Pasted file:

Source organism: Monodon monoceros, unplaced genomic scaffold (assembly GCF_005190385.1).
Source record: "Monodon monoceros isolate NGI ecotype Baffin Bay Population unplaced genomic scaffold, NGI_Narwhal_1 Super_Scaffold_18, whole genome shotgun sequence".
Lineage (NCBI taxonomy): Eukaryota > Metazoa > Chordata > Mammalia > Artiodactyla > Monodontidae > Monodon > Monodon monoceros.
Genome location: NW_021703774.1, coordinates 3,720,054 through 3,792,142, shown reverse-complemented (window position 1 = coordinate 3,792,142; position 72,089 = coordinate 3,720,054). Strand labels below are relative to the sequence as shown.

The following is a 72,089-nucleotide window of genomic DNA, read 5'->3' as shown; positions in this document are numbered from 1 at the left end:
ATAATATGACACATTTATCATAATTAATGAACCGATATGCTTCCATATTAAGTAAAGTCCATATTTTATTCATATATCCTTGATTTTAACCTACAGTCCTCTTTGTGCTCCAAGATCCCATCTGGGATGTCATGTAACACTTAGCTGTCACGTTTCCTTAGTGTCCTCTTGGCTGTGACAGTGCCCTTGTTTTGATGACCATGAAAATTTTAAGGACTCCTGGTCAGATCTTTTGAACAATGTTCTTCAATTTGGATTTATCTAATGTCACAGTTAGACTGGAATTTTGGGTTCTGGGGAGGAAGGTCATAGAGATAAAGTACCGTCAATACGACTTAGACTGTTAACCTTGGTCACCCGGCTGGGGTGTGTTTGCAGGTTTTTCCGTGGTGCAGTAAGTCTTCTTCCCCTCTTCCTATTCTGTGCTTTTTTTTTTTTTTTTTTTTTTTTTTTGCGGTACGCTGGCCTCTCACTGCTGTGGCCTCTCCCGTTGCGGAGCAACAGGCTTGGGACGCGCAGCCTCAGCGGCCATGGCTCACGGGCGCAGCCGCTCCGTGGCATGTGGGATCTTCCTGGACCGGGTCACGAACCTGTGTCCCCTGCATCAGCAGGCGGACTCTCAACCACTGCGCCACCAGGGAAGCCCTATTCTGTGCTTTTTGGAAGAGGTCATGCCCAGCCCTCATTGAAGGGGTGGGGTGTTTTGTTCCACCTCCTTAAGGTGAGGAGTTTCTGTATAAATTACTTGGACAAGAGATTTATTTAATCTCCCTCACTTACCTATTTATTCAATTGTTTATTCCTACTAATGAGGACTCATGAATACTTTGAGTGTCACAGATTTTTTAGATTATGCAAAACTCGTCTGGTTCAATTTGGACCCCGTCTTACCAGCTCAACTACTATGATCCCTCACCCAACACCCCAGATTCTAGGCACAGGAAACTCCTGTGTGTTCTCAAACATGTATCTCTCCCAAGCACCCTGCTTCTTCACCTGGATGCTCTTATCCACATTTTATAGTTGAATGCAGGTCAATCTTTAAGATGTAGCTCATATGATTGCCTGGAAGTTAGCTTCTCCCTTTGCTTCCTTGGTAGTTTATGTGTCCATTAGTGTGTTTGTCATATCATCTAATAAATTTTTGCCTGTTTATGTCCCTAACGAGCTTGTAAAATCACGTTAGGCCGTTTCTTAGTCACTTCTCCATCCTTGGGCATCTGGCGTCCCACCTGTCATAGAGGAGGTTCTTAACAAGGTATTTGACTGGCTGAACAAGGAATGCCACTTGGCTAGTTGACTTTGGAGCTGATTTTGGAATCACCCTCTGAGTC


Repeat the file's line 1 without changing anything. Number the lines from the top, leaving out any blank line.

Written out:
Source organism: Monodon monoceros, unplaced genomic scaffold (assembly GCF_005190385.1).